Devil’s in the detail
EARLY IN THE YEAR I jumped at a three-day expedition to see Tasmanian devils at Devil Ark, a captive breeding facility in the Barrington Tops region of NSW. Devil Ark founder Tim Faulkner and his team work tirelessly to protect endangered native Australian wildlife.
The adventure began as soon as we hit the dirt road, when Tim spotted echidnas, bearded dragons and an eastern brown snake. Once at the breeding facility, we loaded the ute up with buckets of roadkill kangaroo, causing hungry devils to bound over. We learnt how to set up devil traps, and returned the next day to find a few unhappy residents, ready for their regular check-ups.
We helped monitor and feed timid eastern quolls, while bandicoots skittered about our feet. Inside the research centre, we were handed adorable devil joeys in hand-sewn flannel sacks donated by locals.
Once the sun set, we got back out on the road to go night-spotting. In the space of a few hundred metres the high beam skimmed across wild wombats pottering off into the shrub, while red-necked wallabies looked up, bewildered, before hopping away. We spent a good while searching for the Davies’ tree frog down by a creek, while wide-eyed possums stared down at us from the treetops. If you’ve ever thought spotting wildlife was simply a combination of luck and patience, then you’re yet to meet Tim, who’s an eagleeyed treasure trove of knowledge.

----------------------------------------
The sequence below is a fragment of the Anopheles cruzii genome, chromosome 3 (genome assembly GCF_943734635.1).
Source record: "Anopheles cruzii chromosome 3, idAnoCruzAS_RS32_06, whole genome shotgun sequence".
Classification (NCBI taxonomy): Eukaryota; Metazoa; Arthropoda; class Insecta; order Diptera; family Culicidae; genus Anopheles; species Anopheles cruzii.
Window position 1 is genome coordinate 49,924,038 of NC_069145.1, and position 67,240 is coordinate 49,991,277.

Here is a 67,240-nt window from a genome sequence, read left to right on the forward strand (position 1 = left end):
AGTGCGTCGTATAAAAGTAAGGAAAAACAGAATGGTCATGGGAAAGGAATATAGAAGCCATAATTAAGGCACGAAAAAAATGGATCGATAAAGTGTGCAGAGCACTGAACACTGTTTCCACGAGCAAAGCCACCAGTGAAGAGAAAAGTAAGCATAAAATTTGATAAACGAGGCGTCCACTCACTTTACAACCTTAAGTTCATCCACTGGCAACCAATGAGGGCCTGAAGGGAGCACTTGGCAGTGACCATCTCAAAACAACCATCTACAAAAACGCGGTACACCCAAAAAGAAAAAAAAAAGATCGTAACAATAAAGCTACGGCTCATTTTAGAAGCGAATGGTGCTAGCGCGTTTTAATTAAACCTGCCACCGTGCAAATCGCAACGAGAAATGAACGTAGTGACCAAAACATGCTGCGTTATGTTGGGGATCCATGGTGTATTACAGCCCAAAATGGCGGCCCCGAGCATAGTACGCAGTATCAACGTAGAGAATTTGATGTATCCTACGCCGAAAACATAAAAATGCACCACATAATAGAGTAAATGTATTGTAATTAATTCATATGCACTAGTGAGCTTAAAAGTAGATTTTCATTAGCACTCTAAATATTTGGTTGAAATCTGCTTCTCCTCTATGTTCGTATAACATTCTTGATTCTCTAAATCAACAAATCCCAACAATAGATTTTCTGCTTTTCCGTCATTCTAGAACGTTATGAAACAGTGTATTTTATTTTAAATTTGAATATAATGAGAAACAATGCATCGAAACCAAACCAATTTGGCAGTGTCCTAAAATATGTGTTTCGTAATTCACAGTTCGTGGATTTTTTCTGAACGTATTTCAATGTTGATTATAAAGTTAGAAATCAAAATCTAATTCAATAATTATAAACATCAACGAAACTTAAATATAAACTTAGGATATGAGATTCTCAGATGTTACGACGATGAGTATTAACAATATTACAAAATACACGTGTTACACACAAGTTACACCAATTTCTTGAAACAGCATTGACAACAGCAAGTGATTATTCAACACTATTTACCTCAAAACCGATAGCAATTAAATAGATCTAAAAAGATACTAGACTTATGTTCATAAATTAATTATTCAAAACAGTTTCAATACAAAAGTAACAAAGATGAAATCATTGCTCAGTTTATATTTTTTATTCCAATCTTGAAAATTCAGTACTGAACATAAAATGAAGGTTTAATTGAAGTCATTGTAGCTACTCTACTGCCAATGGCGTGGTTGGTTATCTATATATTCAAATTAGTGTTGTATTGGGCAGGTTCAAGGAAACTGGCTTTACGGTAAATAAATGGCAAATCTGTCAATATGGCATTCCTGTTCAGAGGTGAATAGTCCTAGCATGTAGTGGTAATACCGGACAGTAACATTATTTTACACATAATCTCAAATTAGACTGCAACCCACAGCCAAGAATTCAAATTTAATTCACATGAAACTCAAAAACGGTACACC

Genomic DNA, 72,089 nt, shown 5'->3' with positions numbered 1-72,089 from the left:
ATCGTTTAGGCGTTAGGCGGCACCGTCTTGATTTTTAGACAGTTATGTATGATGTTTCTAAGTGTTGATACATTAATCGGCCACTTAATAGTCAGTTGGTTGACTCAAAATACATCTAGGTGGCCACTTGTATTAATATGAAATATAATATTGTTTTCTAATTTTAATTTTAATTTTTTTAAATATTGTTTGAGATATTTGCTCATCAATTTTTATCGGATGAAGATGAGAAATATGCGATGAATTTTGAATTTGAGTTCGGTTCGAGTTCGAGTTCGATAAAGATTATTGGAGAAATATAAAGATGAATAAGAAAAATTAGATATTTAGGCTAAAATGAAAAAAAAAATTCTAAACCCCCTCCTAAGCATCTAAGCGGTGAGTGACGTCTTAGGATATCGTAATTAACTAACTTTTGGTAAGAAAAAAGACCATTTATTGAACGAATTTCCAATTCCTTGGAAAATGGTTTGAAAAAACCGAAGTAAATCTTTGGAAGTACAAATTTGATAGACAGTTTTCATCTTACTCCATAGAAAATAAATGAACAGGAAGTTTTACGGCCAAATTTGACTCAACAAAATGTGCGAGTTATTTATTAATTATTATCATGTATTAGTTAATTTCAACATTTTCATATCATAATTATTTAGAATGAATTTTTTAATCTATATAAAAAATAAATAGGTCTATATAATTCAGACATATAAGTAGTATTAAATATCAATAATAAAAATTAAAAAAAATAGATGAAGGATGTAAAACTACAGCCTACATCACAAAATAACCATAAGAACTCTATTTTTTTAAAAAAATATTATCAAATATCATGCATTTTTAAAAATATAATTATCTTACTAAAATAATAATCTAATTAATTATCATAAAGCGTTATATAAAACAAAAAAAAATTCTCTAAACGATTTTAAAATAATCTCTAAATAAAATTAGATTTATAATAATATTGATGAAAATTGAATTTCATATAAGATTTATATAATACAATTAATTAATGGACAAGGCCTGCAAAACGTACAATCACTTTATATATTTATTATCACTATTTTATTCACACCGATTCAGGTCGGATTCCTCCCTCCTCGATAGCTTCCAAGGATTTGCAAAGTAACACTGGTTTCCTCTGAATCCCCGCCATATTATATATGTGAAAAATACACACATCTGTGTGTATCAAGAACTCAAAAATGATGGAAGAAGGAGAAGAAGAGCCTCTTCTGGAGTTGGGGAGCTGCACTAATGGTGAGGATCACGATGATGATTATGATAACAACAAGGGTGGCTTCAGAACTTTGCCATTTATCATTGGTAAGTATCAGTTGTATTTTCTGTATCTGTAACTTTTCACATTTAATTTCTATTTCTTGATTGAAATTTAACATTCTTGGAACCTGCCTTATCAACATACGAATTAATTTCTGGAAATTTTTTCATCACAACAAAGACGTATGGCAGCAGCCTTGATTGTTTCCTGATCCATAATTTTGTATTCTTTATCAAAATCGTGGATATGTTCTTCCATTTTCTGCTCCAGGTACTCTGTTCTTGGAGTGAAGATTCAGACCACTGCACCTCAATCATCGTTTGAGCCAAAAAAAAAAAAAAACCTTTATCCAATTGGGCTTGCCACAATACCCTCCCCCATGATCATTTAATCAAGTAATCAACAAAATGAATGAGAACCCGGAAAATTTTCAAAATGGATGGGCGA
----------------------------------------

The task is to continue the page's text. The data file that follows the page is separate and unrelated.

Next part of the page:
As a result of this special experience, we learnt a little about what’s happening in wildlife conservation in Australia. Devil Ark’s successes are the result of the single-minded passion and dedication of Tim and his team. It was a privilege to have such a uniquely Australian wildlife encounter.
From $1350 for adults and $800 for children
An eager Tasmanian devil waits patiently for its lunch of roadkill roo to be delivered.Devil Ark’s managerDean Reid holds a Tasmanian devil while its joey gets a health check-up.